What keeps the film focused is the tenderness of the acting. Dano is a daredevil prone to vanishing inside his own eccentricity, while Radcliffe has so few distinguishing features as an actor that he sometimes seems not to be there at all. In Swiss Army Man they meet halfway. Dano is gentler than ever, Radcliffe agreeably deranged. Like all good relationships, it’s a compromise. They make a lovely couple.

What to say about Deepwater Horizon? It’s no disaster as a disaster movie. Focusing on the hows and whys of the most catastrophic accident in US oil drilling history, when an explosion consumed an oil rig in the Gulf of Mexico in 2010, it doesn’t stint on blaming BP. Yet it sticks so faithfully to the conventions of the genre – earthy blue-collar hero (Mark Wahlberg), worried wife fretting at home (Kate Hudson), negligent company man (John Malkovich) – that familiarity overrides suspense and outrage.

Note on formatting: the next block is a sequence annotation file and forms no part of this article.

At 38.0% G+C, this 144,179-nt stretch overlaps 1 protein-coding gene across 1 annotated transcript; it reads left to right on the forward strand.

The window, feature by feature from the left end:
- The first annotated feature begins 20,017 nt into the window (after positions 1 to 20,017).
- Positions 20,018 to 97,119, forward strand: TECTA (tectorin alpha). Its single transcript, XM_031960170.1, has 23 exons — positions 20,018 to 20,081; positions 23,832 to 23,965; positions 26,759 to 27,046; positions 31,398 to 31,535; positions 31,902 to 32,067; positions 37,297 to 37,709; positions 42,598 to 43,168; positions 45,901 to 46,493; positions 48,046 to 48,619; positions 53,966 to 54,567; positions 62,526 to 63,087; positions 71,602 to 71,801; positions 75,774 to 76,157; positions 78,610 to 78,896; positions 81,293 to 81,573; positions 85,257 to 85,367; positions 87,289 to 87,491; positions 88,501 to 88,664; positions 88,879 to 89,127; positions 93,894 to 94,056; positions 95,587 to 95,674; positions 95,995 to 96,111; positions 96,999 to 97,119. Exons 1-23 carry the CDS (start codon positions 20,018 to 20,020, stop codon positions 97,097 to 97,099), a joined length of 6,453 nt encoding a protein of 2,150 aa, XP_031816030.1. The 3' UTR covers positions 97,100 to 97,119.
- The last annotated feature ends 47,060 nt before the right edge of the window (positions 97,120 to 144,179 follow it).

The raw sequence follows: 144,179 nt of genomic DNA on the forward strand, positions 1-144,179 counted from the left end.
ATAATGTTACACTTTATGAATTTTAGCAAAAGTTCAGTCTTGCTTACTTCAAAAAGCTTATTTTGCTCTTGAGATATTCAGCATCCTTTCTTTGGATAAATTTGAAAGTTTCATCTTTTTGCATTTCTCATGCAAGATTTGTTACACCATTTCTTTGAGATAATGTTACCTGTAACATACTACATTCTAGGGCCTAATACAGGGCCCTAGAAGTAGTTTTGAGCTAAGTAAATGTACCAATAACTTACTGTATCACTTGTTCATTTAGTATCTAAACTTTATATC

The effects are boringly spectacular, which is perhaps why the most chilling moment is a tiny detail: a crazed seagull, wings drenched in oil, flapping madly on the deck long before the fires start. As a harbinger of doom, it’s only mildly more disturbing than Malkovich’s strangulated accent. 

Ryan Gilbey is the New Statesman's film critic. He is also the author of It Don't Worry Me (Faber), about 1970s US cinema, and a study of Groundhog Day in the "Modern Classics" series (BFI Publishing). He was named reviewer of the year in the 2007 Press Gazette awards.

This article first appeared in the 29 September 2016 issue of the New Statesman, May’s new Tories